I love my iPod. Since I got my first iPod (Wikipedia informs me that it was a ‘classic’ fourth generation black & white), I’ve never thought about getting a different portable music device. I love my iPod because I don’t think about it: I automatically slip it in my bag or my pocket when I’m going somewhere; I use it quickly and reflexively; it just does the job it’s meant to do.
Since e-readers first became available, I’ve wanted an iPod for ebooks (disclaimer: this is not the iPad for reasons too numerous to enumerate). It would be a single device that does its job smoothly and blends into the background of your life. The Kindle – received this Christmas – is a damn sight closer to that imaginary device than the Sony Reader (all subsequent comments are directed towards the PRS-505).
In terms of design, the Kindle is nicer to hold than the Reader. The Kindle’s plastic isn’t as cold as the Reader’s metal, the corners are nicely rounded, and it’s slightly lighter. The button placement is better as well with the ‘turn pages’ buttons larger and more naturally placed. The Kindle also has more memory (3GB) than the Reader (256MB without an SD card: newer models have more).
|The randomly generated screensavers automatically make it look like |
you keep a picture of John Steinbeck next to your bed
The Kindle is also better for reading: the contrast is by default better and has the advantage of being adjustable; various aspects of the text itself can be changed (which makes sense for digital text) including size, font, line spacing, and words per line. All this makes the Kindle much better for people who have difficulty with text ie. people with reading difficulties or poor vision.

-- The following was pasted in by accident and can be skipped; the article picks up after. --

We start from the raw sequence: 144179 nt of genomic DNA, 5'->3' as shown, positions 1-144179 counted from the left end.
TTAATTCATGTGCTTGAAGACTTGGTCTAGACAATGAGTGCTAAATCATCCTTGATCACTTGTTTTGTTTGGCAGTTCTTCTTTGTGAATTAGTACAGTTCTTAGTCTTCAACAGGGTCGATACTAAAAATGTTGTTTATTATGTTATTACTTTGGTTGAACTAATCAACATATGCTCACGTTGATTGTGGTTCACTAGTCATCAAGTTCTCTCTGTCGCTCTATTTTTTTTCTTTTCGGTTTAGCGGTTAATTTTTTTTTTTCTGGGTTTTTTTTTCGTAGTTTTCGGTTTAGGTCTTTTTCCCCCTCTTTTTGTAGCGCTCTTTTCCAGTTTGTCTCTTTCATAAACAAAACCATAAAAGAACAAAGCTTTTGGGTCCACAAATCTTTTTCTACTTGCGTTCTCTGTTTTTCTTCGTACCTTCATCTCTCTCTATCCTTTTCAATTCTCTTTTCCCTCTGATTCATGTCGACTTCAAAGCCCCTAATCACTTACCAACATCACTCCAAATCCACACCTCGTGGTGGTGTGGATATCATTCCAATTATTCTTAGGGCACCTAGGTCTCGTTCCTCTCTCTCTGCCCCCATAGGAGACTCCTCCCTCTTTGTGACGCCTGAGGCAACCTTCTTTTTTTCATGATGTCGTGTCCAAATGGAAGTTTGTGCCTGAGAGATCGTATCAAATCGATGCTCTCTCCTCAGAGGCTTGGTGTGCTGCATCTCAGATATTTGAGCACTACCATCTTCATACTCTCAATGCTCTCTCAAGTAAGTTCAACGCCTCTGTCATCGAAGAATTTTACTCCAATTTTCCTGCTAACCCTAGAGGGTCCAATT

Reading, particularly non-fiction, is more complex than simply looking at words on a page and the Kindle allows for increased levels of interactivity with the text. Rather than passively reading, it allows the user to highlight, make notes, share highlights on Twitter, check a word in one of the two dictionaries included, or look up a Web address from the text.
Another advantage – a decisive one for non-smartphone owners like me – is the free Web access. I got – or rather, Santa got me – the 3G model because it allows much wider wireless coverage for access to the Web through the experimental browser. It’s slow, clunky, black & white but it’s free and massively increases my ability to access the Web.
The Kindle store is good: wireless access to books is a plus and the prices are mostly reasonable. New Kindle owners will discover a wealth of free titles – public domain works and such – but these tend to be poor quality, poorly formatted files: despite the added effort, it’s better to use a reliable source like Project Gutenberg or the Google ebookstore’s public domain PDFs. It seemed appropriate that my first Kindle book should be The Case for Books by Robert Darnton which downloaded easily and is functioning perfectly well.
If you don’t do so already, use Calibre to manage your ebooks. Putting personal documents and non-Amazon ebooks on the Kindle without software is a fiddly process. Calibre is easier, allows for more consistent metadata, and automatically converts non-compatible formats (ePub) to compatible formats (MOBI, PDF, RTF, etc.). This won’t work with DRMed files and so means that public library ebooks are unavailable for the Kindle which is unfortunate: it doesn’t mean I won’t use my public library (free ebooks!) but it means I’ll have to read them off another device/PC.
I didn’t get a cover for my Kindle. I asked Santa for one but I was either naughty or Santa reads Slashdot and got linked to the same articles as I did. Turns out that covers either break your Kindle or cost half the price of the device itself. I’ve ordered this which ought to allow Kindle transportation at a fraction of the cost.
Ideally this device should become as indispensible as my iPod. I asked my Twitter followers if I should write a Kindle review now or after the honeymoon period and a lot of people suggested that I do both. Expect a longer-term Kindle review in 2011.